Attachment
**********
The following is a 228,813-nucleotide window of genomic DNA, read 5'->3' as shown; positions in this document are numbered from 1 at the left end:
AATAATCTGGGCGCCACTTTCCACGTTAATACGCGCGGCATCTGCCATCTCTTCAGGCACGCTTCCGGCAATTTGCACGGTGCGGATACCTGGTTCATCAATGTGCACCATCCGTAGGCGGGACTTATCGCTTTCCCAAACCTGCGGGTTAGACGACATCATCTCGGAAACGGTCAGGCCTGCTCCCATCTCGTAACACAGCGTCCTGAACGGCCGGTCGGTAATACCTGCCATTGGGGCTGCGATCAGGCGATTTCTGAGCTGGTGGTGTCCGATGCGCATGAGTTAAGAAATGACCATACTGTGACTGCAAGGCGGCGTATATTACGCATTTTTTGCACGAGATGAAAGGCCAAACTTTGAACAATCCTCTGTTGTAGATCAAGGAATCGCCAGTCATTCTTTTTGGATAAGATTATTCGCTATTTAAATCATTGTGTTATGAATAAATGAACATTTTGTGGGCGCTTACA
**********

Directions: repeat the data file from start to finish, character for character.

The following is a 228,813-nucleotide window of genomic DNA, read 5'->3' as shown; positions in this document are numbered from 1 at the left end:
AATAATCTGGGCGCCACTTTCCACGTTAATACGCGCGGCATCTGCCATCTCTTCAGGCACGCTTCCGGCAATTTGCACGGTGCGGATACCTGGTTCATCAATGTGCACCATCCGTAGGCGGGACTTATCGCTTTCCCAAACCTGCGGGTTAGACGACATCATCTCGGAAACGGTCAGGCCTGCTCCCATCTCGTAACACAGCGTCCTGAACGGCCGGTCGGTAATACCTGCCATTGGGGCTGCGATCAGGCGATTTCTGAGCTGGTGGTGTCCGATGCGCATGAGTTAAGAAATGACCATACTGTGACTGCAAGGCGGCGTATATTACGCATTTTTTGCACGAGATGAAAGGCCAAACTTTGAACAATCCTCTGTTGTAGATCAAGGAATCGCCAGTCATTCTTTTTGGATAAGATTATTCGCTATTTAAATCATTGTGTTATGAATAAATGAACATTTTGTGGGCGCTTACA